Pro-democracy activist Rome Rangsiman (C) holds up a Thailand flag as anti-government protesters gather during a protest to demand that the military government hold a general election by November, in Bangkok, Thailand on May 22, 2018.
 
© 2018 Reuters/Athit Perawongmetha
(New York) – Thai authorities should immediately drop all charges and unconditionally release 14 pro-democracy activists who peacefully expressed opposition to military rule, Human Rights Watch said today. The 14 are charged with sedition, which carries a maximum seven-year prison term, and violating the military junta’s ban on political gatherings of more than five people.

“The arrest of peaceful democracy activists calling for free and fair elections shows that Thailand’s military junta has no intention of easing its oppressive rule,” said Brad Adams, Asia director. “Gagging peaceful public protests makes a mockery of Prime Minister Gen. Prayuth Chan-ocha’s self-proclaimed commitment to return Thailand to democracy.”

The arrest of peaceful democracy activists calling for free and fair elections shows that Thailand’s military junta has no intention of easing its oppressive rule.

Brad Adams

Asia Director

On May 22, 2018, a peaceful rally was held in front of the United Nations compound in Bangkok to mark the fourth anniversary of the 2014 military coup. Police broke up the rally and arrested leaders and members of the “We Want Election” movement after they read a statement calling for the ruling National Council for Peace and Order (NCPO) to lift all restrictions on fundamental freedoms and hold promised elections.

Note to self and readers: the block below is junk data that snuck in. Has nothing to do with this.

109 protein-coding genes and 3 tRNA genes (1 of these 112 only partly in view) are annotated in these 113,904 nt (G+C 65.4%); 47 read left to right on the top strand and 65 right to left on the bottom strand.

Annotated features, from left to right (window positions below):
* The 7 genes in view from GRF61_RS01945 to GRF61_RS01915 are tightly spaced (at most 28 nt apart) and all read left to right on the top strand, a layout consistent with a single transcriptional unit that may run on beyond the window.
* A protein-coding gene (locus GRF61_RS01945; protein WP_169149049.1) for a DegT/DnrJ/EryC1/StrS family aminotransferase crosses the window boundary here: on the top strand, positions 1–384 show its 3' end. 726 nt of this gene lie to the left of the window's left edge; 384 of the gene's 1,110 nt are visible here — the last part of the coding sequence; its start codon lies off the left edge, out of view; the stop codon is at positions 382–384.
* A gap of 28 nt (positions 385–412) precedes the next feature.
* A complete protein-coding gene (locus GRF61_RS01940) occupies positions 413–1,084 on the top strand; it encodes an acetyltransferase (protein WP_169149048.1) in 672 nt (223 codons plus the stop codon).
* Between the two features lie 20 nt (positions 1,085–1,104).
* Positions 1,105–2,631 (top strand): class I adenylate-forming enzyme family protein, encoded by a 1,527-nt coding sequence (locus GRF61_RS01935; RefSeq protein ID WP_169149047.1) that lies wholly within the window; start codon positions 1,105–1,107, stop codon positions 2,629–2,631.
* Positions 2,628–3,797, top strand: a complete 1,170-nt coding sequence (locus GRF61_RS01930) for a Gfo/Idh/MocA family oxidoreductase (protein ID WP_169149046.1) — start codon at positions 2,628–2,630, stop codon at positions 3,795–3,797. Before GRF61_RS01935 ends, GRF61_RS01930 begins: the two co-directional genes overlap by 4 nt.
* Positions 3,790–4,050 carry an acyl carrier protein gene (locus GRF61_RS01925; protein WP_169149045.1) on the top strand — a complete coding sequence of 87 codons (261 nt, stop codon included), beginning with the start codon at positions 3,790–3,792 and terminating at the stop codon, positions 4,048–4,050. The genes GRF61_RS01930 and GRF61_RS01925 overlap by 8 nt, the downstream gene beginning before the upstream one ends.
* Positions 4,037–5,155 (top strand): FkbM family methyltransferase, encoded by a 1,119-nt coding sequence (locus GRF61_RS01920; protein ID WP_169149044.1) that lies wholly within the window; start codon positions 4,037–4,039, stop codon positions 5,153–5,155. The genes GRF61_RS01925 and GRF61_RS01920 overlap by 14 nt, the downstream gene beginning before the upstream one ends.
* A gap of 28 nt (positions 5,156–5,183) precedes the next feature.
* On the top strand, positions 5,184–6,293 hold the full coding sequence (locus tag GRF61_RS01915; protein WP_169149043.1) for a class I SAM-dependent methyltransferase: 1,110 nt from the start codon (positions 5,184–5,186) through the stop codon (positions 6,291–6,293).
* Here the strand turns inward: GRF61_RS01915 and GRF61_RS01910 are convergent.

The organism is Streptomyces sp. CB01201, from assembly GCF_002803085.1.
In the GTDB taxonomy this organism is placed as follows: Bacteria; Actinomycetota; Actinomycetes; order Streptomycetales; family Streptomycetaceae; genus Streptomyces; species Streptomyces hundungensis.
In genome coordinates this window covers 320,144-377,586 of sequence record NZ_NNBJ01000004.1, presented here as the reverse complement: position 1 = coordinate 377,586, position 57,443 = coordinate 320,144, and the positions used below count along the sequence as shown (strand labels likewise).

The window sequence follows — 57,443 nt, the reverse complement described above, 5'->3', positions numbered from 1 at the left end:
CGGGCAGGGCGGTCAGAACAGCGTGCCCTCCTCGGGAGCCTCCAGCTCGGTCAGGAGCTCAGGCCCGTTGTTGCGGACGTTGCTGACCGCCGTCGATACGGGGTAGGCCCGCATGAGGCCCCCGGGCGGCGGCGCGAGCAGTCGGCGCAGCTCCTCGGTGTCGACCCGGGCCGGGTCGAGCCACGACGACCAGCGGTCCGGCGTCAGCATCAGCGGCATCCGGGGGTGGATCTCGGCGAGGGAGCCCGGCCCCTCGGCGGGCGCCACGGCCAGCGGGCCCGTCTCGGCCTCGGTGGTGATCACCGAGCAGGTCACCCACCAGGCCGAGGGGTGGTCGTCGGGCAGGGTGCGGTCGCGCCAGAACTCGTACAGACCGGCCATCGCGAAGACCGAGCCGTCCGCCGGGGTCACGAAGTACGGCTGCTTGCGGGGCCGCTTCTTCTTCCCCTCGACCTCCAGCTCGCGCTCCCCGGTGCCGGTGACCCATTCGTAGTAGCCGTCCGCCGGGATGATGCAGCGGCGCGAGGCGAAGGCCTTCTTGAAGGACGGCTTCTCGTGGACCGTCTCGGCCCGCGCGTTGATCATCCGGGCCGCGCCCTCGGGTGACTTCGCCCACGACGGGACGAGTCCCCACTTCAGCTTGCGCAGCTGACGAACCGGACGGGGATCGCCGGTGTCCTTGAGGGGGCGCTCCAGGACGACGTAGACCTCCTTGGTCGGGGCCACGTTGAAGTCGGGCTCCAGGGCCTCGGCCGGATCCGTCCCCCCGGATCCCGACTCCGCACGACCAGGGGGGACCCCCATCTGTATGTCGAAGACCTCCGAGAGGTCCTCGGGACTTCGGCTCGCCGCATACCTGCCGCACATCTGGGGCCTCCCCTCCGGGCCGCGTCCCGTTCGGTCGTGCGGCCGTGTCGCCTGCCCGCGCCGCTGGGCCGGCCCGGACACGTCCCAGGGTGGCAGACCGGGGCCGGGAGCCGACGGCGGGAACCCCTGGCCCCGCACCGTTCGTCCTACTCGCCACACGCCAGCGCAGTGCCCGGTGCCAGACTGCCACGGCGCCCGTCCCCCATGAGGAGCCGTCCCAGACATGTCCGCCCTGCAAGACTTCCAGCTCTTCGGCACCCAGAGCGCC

The 14 pro-democracy activists being held at Phayathai Police Station and Chanasongkram Police Station in Bangkok are: Nuttaa Mahattana, Chonthicha Jangrew, Anon Numpa, Rangsiman Rome, Sirawith Seritiwat, Piyarat Chongthep, Ekachai Hongkangwan, Chokchai Paiboonratchata, Kiri Khanthong, Putthaising Pimchan, Roj Trong-ngarmrak, Viset Sangkhavisit, Pattarapol Jankot, and Prasong Wangwan.

International human rights law, as reflected in the International Covenant on Civil and Political Rights (ICCPR), ratified by Thailand in 1996, protects the rights to freedom of expression and peaceful assembly. But since the May 2014 coup, the junta has routinely enforced censorship and blocked public discussions about the state of human rights and democracy in Thailand. Hundreds of activists and dissidents have been prosecuted on criminal charges such as sedition, computer-related crimes, and lese majeste (insulting the monarchy) for the peaceful expression of their views. Public gatherings of more than five people and pro-democracy activities are prohibited. Thousands have been summoned and pressured to stop making political comments against the junta.

International pressure is urgently needed to press for a speedy transition to civilian democratic rule in Thailand.

“With each new politically motivated arrest, Thailand’s path toward democracy is fading,” Adams said. “Governments around the world should press the junta to set a firm date for elections and allow people and political parties to organize and express their visions for the future of the country.”